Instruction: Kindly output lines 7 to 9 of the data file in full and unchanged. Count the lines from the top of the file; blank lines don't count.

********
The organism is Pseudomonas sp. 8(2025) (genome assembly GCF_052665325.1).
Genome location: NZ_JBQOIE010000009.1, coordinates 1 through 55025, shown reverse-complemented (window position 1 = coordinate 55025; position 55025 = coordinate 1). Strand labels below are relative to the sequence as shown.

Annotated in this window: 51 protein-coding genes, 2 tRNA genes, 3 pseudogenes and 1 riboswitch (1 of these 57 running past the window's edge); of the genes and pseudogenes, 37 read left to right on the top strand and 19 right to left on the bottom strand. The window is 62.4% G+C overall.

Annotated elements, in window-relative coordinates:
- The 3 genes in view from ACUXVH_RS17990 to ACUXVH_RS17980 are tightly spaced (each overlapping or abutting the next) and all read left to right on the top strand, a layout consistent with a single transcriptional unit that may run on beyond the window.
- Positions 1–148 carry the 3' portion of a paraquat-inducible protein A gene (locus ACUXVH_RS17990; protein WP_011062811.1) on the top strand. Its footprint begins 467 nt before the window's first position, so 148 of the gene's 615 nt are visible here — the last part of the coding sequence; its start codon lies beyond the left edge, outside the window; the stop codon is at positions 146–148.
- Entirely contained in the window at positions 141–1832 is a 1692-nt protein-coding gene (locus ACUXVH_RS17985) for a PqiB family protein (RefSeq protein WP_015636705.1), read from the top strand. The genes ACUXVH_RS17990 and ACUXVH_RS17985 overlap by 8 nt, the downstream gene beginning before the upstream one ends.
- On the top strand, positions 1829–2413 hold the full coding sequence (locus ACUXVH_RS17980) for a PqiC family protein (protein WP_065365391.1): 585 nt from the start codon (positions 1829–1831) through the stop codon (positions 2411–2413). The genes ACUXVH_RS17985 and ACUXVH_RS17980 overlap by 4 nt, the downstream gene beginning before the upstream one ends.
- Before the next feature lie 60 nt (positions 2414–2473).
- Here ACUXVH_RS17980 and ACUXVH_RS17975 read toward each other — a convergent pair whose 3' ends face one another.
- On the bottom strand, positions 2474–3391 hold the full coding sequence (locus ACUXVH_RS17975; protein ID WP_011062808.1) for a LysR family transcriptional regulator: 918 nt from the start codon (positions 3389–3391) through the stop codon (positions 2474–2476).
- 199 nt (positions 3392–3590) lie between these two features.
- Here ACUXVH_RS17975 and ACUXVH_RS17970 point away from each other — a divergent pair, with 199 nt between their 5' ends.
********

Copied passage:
- Entirely contained in the window at positions 141–1832 is a 1692-nt protein-coding gene (locus ACUXVH_RS17985) for a PqiB family protein (RefSeq protein WP_015636705.1), read from the top strand. The genes ACUXVH_RS17990 and ACUXVH_RS17985 overlap by 8 nt, the downstream gene beginning before the upstream one ends.
- On the top strand, positions 1829–2413 hold the full coding sequence (locus ACUXVH_RS17980) for a PqiC family protein (protein WP_065365391.1): 585 nt from the start codon (positions 1829–1831) through the stop codon (positions 2411–2413). The genes ACUXVH_RS17985 and ACUXVH_RS17980 overlap by 4 nt, the downstream gene beginning before the upstream one ends.
- Before the next feature lie 60 nt (positions 2414–2473).